Qatar on June 24 labelled as "unreasonable" demands made by four Arab states to shutter the Al-Jazeera network, cut most ties with Iran, and close Turkey's air base as the price of ending a regional boycott of the small Persian Gulf state.
Saudi Arabia has given Qatar an ultimatum: Close Al Jazeera, hand over wanted people and pay "compensation" in 10 days. pic.twitter.com/H4OX0rhPWw— AJ+ (@ajplus) June 23, 2017
The demands were included in a 13-point list presented to Doha as an
ultimatum by Saudi Arabia, Egypt, Bahrain, and the United Arab Emirates which
went well beyond the original reason those states cited for snubbing Doha --
that it was funding and harboring "terrorists."
"This list of demands confirms what Qatar has said from the beginning: the illegal blockade has nothing to do with combatting terrorism. It is about limiting Qatar's sovereignty, and outsourcing our foreign policy," Sheikh Saif al-Thani, director of Qatar's government communications office, said.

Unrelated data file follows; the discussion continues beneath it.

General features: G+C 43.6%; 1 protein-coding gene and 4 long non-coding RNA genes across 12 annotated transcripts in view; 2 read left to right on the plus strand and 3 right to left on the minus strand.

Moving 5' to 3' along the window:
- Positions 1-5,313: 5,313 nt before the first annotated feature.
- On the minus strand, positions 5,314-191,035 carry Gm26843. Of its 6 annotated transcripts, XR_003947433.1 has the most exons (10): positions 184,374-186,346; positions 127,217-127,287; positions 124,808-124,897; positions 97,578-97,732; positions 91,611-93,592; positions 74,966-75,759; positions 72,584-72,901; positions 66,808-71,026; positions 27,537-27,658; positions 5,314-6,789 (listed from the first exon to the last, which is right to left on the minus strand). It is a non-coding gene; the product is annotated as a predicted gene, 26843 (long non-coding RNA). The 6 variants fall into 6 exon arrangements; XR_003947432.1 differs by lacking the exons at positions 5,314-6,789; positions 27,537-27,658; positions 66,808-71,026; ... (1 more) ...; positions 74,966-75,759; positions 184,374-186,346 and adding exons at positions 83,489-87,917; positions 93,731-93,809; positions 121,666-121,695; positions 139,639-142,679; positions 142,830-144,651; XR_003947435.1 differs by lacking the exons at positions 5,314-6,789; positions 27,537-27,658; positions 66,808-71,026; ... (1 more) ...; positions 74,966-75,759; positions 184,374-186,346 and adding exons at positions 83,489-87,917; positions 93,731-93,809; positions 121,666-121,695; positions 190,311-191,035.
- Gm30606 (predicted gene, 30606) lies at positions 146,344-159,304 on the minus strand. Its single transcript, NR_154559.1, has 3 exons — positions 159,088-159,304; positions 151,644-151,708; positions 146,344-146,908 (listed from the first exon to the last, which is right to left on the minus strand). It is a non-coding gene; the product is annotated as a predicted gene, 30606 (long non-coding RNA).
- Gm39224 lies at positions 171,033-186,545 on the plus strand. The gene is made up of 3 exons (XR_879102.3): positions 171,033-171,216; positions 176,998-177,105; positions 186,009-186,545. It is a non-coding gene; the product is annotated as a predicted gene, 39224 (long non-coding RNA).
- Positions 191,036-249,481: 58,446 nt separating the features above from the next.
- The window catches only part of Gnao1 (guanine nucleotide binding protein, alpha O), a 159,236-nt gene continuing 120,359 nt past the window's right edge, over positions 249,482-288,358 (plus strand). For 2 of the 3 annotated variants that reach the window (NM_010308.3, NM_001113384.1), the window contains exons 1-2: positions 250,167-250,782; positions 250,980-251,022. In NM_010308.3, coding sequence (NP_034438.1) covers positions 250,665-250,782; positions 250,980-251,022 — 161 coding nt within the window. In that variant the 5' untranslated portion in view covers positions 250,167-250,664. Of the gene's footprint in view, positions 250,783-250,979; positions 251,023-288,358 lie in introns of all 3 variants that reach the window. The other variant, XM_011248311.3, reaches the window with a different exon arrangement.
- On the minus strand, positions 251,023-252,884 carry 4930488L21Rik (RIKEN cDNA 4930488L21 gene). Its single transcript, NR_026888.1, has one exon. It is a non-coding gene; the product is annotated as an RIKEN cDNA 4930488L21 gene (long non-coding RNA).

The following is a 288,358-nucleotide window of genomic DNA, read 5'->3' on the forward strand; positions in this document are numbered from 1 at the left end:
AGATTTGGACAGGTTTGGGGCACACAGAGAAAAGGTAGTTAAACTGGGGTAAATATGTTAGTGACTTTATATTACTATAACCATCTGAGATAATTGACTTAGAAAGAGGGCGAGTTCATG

Thani said the demands are not "reasonable and actionable" -- two criteria laid down by the U.S. State Department this week in an attempt to mediate the dispute.
The department did not comment on the list of demands on June 23, but the White House appeared to distance itself from the dispute, calling it a "family issue" that should be sorted out among the Arab states.
Al Jazeera denounces extending Mahmoud Hussein's detention for 45 days - Al Jazeera Media Network... https://t.co/xDSaCB57AN— Al Jazeera PR (@AlJazeera) June 22, 2017
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